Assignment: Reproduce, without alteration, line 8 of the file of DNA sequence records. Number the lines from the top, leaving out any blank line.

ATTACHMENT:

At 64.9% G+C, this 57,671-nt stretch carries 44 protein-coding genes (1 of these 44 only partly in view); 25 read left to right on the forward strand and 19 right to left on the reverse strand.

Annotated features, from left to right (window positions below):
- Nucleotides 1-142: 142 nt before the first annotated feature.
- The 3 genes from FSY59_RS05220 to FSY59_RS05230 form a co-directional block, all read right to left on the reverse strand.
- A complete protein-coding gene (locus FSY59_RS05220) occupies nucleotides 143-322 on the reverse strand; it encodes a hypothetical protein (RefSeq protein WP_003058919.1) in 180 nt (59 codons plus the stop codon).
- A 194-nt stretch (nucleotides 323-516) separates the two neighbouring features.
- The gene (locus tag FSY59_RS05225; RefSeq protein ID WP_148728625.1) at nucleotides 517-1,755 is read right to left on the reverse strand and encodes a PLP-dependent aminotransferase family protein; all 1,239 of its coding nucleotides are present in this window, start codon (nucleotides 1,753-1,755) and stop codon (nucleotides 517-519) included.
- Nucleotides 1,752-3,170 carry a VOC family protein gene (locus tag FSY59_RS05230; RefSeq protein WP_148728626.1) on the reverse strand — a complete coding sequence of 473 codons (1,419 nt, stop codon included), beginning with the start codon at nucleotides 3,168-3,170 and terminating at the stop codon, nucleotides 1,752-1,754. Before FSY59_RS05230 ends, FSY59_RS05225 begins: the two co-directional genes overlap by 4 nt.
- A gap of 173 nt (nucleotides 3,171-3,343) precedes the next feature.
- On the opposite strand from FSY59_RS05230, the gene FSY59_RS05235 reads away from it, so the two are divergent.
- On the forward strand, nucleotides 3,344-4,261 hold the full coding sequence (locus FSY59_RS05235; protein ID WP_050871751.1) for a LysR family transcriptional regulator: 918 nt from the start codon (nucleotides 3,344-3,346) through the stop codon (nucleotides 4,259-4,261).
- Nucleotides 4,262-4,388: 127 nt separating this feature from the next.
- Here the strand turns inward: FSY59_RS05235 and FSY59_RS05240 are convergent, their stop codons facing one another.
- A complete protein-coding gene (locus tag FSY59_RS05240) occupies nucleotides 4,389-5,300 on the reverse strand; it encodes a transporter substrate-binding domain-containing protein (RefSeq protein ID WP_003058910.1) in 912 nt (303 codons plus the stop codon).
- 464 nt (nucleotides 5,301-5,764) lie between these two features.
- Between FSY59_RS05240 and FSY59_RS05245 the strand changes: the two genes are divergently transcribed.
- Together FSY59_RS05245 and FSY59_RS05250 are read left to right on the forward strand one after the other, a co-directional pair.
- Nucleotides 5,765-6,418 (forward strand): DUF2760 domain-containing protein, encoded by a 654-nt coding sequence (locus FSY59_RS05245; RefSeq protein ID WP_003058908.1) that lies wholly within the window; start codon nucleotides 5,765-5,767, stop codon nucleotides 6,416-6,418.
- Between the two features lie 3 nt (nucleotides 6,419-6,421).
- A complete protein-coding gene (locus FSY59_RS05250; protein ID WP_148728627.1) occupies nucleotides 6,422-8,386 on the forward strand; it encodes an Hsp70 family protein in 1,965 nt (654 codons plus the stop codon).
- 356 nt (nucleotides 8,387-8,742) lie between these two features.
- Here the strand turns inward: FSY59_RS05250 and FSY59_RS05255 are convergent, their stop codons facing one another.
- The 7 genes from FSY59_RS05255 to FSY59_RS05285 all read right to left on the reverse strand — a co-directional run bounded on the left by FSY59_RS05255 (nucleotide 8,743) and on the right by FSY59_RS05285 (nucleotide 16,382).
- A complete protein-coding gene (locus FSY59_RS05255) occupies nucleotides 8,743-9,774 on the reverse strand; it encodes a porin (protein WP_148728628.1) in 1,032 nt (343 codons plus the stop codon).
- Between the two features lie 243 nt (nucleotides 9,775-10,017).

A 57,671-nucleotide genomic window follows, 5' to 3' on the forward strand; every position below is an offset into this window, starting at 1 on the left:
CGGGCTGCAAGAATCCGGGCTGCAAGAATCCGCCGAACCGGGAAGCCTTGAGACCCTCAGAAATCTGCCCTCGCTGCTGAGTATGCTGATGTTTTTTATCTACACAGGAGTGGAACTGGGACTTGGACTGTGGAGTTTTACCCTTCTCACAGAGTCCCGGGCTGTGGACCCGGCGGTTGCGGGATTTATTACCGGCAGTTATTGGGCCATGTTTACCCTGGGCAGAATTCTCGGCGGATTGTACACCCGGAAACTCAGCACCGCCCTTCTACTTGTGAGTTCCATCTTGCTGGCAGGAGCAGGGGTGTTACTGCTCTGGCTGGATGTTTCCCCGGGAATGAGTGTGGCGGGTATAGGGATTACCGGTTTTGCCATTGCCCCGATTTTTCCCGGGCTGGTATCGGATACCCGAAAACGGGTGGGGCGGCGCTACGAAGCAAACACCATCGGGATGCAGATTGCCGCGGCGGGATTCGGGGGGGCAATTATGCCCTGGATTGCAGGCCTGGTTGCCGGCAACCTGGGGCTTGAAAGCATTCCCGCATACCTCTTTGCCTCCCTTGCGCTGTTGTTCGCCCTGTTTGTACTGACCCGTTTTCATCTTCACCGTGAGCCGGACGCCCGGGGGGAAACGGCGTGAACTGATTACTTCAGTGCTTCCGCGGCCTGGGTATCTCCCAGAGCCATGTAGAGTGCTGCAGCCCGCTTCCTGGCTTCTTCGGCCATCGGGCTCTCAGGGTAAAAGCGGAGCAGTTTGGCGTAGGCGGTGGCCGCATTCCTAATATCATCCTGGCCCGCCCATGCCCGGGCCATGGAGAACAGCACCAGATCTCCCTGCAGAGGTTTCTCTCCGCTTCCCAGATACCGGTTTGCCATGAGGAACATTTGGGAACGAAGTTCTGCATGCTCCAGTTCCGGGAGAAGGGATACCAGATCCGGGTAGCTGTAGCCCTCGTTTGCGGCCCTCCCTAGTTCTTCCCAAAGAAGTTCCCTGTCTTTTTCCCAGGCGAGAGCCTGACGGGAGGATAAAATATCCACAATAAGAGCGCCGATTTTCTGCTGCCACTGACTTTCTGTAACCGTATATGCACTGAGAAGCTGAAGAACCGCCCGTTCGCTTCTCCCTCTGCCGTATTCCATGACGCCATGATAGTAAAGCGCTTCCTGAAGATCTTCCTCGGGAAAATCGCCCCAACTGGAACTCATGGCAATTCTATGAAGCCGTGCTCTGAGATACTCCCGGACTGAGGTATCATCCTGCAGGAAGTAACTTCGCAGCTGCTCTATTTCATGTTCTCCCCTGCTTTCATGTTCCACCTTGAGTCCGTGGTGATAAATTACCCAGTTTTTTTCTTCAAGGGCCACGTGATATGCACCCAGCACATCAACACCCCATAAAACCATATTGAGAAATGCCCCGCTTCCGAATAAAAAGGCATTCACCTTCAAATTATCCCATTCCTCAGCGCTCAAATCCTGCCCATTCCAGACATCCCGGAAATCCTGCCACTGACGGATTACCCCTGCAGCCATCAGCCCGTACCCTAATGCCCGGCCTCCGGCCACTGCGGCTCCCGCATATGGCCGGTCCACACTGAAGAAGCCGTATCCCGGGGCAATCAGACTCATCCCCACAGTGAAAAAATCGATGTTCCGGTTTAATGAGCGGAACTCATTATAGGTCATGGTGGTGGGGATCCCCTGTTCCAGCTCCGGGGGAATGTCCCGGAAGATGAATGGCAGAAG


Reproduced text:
- Nucleotides 1,752-3,170 carry a VOC family protein gene (locus tag FSY59_RS05230; RefSeq protein WP_148728626.1) on the reverse strand — a complete coding sequence of 473 codons (1,419 nt, stop codon included), beginning with the start codon at nucleotides 3,168-3,170 and terminating at the stop codon, nucleotides 1,752-1,754. Before FSY59_RS05230 ends, FSY59_RS05225 begins: the two co-directional genes overlap by 4 nt.